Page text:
This is a simple project to do with kids. All you need are two sticks, a bag, string and scissors and you have a kite!

Step 1: The Materials

You will need: a plastic bag, string, two sticks, scissors and ribbon.
<p>Lovely idea.</p>
<p>i am going to make this know</p><p>:)</p>
I used to make these with my grandfather as a child. Thanks for the post! I'm going to be doing this with my kids this weekend. :-)
i have tried this deisgn when i was a kid. but i bend the stick the horizontal one to form half a circle. in that way i can easily steer and control the kite....
Sorry, but in Ecuador people (kids) have been using plastic bags for ages. They also use split bamboo sticks. and they use rag strips for the tail. HOWEVER they almost never use th + shape. they make an &quot;H&quot; instead see picture
Haha... my grandpa's house gets a lot of wind, and me and my cousin were seriously bored, so we took a big green garbage bag with the handles, tied some string to the handles, then went on his deck and flew it around... it was so windy that it actually dragged me (I was a good 135 pounds about then) and he had to grab on too... It was sweet.
I like the idea of tying the plastic to the stick, too. You might use a <a rel="nofollow" href="http://en.wikipedia.org/wiki/Constrictor_knot">constrictor knot</a> to make that connection. Once pulled tight, a constrictor knot cannot be loosened - only tightened. The only way to release it is with scissors or a knife. <br/><br/>If you want a more sturdy kite, look for house under construction and see if you can get scraps of Tyvek. Or you if you get any mail in Tyvek envelopes, those work. <br/><br/>If you want a cleaner look at the corners, try using a 1/2 to 3/4 inch line of Gorilla Glue on the stick. The disadvantage of the GG is you have to hold the pieces together for 24 hours while the glue dries. <br/>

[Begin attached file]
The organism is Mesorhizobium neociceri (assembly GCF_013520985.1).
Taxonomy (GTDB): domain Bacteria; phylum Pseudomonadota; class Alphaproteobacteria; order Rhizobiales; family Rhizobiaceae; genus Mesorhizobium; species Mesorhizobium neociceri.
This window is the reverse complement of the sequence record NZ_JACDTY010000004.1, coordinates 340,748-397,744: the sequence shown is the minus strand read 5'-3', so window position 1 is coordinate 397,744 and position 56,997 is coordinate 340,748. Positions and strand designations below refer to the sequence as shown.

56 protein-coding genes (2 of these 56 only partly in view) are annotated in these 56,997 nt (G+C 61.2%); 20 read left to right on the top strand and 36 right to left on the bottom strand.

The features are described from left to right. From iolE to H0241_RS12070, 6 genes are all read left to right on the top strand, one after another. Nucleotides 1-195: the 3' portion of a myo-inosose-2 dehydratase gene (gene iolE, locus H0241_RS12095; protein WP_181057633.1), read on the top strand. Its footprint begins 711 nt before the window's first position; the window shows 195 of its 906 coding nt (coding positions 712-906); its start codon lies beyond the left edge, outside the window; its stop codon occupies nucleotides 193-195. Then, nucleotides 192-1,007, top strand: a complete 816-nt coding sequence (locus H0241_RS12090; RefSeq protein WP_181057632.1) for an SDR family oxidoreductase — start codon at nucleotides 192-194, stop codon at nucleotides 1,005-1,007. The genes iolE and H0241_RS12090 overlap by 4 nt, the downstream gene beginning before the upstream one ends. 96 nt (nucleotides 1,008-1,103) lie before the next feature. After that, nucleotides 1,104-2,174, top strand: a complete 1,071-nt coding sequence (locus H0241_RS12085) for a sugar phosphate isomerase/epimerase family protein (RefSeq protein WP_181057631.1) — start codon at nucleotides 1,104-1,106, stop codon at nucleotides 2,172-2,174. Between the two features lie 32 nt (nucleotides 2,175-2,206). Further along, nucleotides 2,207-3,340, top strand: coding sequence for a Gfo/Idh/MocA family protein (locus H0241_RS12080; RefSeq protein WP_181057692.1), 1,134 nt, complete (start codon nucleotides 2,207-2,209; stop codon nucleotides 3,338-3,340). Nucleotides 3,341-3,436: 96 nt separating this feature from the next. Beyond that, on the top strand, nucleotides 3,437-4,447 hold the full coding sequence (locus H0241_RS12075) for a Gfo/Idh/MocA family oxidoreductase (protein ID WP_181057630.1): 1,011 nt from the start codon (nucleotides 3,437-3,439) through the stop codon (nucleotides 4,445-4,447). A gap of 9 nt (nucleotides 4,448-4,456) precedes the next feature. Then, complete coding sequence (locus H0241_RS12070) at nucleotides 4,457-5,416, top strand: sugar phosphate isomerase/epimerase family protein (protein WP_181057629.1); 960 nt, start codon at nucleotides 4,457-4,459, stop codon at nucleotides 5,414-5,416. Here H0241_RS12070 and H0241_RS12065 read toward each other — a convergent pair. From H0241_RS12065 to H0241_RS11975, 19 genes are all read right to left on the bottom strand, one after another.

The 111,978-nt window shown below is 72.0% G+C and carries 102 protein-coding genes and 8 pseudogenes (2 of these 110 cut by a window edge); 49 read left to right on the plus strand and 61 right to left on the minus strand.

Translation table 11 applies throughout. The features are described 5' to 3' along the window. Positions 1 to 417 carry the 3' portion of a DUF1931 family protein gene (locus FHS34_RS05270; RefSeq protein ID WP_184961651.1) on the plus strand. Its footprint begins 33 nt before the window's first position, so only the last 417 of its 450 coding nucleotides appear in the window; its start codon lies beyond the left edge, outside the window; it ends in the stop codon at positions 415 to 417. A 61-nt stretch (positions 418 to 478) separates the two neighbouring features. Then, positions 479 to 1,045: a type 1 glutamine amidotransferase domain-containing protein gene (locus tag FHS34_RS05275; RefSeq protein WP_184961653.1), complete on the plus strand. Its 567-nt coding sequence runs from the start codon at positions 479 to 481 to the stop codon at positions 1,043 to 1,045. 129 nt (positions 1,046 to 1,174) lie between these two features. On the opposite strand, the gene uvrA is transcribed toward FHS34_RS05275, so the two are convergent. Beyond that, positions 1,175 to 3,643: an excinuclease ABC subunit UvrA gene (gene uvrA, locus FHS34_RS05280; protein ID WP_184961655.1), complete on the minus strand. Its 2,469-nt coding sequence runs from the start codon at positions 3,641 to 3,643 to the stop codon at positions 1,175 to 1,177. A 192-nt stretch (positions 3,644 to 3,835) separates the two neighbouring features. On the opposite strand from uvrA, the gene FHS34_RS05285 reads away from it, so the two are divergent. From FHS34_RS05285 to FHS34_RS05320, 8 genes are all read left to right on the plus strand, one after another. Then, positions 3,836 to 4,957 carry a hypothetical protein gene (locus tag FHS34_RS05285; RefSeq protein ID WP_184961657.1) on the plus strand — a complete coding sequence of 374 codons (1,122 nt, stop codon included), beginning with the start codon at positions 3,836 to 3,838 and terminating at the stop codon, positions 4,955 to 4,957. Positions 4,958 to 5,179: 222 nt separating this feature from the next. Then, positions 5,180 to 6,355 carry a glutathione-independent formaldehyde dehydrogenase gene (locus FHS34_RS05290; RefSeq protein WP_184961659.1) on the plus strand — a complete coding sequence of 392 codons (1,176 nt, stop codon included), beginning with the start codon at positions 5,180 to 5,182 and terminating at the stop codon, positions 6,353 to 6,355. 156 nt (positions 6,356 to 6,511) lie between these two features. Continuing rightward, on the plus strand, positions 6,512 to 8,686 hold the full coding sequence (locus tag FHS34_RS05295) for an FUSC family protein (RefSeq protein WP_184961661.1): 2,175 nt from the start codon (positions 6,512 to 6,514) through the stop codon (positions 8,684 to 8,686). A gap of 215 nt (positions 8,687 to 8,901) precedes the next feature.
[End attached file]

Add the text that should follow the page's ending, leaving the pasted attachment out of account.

I made sometrhing like this back in april and the smaller of the two cross-bars for the frame snapped instantly!
Unfortunate choice of sticks. A different stick should work better.
as a child about 7-8 my model airplane class teacher from the local youth center "jeff" mad a kite from like 1x2 and black plastic tarp. it was probably between 6-8' wide and 8-10' tall with "open house" or something on it. geez we made awesome flying models like a 3 inch oval thin piece of balsa with stabilizers on the outers of the narrows of the ovals and a balsa stick lik 3/8x3/16 for a frame with clay to balance em. remember "battle star galactica"? cylon fighters? also made a helicopter. i was 2nd youngest in class and first to finish. i told jeff it doesnt work. he spent roughly 2 hrs trying to make it work. it was wood framed and covered in cellulose and paper. i said hey maybe it doesnt fly because it doesnt have a rotor. anyway a long story short he said"i know how to fix em" and then he threw my chopper on the floor and stomped it, and told the rest of the class dont bother with them. god was he mad! he got the plans from a model book. greatfull to have had the opp.
If you use two sticks of the same length, cross them at between 1/7 and 1/10 of the vertical one, and tie a bow into the horzontal one, you will have a much more stable and easy to fly kite. The bridle line should be made to go through the plastic and the bow should bend away from the bridle. The nice innovation here is the simplicity of lashing the plastic to the sticks. Having made lots of these over the years with tape, I really appreciate the idea of being able to manage without tape. As to the spar (cross stick) breaking, the size of the spar and mast needed depends on the size of the kite. As to the "balance" ribbon, stay away from weights, what you want is something to drag behind in the wind, not to pull down toward the ground. Finally, remember that kites that are unstable on a short string near the ground often can be stable on a longer string far from the ground. The easiest way to achieve that is to have one person launch the kite downwind and the other gently pull string in hand over hand until the kite catches the wind above the trees. Then feed the string out again slowly.
You may get better results if you have the frame at the back of the kite instead of the front. i.e. let the wind push the fabric against the frame instead of having it billow as shown.
Yes, you definitely will get better results with the frame behind the sail. Attaching the frame like that is just plain wrong. Ok, kids wil love the kite which ever way but I'm an engineer so I can't keep my mouth shut.
If you tie this loop of string to the vertical spar(longer stick), you can control the balance of the kite much better by adjusting where your flying line attaches to thie loop (called the bridle). Here are some nice knot trying pictures for attaching the bridle:<br/><a rel="nofollow" href="http://www.powerkite.co.uk/knots.html">http://www.powerkite.co.uk/knots.html</a><br/>
simple but effective, smart plan i like it

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